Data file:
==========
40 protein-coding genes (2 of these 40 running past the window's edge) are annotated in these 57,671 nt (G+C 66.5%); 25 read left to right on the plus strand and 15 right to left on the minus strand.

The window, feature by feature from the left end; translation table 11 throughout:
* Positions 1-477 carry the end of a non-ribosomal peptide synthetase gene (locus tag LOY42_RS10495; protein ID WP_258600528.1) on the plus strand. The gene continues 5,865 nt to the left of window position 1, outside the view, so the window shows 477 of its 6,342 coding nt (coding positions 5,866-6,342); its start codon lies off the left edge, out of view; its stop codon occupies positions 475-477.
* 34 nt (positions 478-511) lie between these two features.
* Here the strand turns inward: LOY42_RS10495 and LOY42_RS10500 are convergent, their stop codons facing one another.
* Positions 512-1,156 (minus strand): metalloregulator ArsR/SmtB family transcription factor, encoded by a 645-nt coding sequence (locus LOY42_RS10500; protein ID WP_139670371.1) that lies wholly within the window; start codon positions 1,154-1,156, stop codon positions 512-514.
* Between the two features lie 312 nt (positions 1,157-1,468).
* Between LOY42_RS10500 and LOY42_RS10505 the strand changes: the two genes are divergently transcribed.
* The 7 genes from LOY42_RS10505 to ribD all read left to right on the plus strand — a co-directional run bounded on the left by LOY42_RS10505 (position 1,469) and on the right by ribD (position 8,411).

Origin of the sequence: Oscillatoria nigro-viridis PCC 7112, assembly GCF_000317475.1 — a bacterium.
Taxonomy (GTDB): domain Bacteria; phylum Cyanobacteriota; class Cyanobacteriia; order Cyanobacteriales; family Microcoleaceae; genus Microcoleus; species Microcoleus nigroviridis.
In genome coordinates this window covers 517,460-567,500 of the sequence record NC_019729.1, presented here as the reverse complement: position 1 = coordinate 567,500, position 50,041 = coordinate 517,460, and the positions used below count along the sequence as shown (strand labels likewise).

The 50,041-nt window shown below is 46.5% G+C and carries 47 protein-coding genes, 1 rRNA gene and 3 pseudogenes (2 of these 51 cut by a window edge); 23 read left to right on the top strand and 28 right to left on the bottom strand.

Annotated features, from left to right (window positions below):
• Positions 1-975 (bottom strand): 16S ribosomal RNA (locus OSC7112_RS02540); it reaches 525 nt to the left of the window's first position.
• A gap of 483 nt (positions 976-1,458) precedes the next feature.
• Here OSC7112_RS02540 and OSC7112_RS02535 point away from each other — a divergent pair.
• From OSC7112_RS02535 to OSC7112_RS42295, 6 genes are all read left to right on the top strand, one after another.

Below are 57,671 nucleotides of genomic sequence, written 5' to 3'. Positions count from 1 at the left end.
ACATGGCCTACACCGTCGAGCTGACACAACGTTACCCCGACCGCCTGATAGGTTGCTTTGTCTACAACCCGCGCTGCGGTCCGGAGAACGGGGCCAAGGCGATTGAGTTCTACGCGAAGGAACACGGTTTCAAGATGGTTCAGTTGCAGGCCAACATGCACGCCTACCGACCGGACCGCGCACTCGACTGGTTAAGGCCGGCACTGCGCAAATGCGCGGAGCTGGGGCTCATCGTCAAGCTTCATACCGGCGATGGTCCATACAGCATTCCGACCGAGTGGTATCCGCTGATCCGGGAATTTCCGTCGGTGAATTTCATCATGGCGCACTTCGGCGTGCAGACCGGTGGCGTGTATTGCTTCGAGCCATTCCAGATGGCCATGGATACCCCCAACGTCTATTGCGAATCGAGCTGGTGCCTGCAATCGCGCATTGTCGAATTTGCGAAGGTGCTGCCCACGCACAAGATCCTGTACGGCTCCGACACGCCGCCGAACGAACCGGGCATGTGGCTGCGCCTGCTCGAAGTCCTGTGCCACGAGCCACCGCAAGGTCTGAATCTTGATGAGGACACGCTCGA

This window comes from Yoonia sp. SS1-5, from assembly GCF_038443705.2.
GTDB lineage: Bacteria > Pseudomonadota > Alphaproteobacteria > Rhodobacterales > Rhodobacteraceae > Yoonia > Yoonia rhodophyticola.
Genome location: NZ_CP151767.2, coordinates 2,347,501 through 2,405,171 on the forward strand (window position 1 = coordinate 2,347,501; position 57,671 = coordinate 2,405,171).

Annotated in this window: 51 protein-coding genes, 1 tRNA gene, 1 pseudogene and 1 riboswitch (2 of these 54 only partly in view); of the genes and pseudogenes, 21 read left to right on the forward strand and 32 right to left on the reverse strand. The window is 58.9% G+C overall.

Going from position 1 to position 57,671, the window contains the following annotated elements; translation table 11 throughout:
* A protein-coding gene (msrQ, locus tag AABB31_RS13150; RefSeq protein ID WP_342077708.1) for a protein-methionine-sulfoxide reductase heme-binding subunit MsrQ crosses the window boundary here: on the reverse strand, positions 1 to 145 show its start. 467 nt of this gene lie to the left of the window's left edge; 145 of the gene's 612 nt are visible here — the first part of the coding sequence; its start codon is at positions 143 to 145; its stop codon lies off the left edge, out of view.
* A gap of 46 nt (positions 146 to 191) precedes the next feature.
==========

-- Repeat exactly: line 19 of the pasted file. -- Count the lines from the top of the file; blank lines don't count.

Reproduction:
Below are 57,671 nucleotides of genomic sequence, written 5' to 3'. Positions count from 1 at the left end.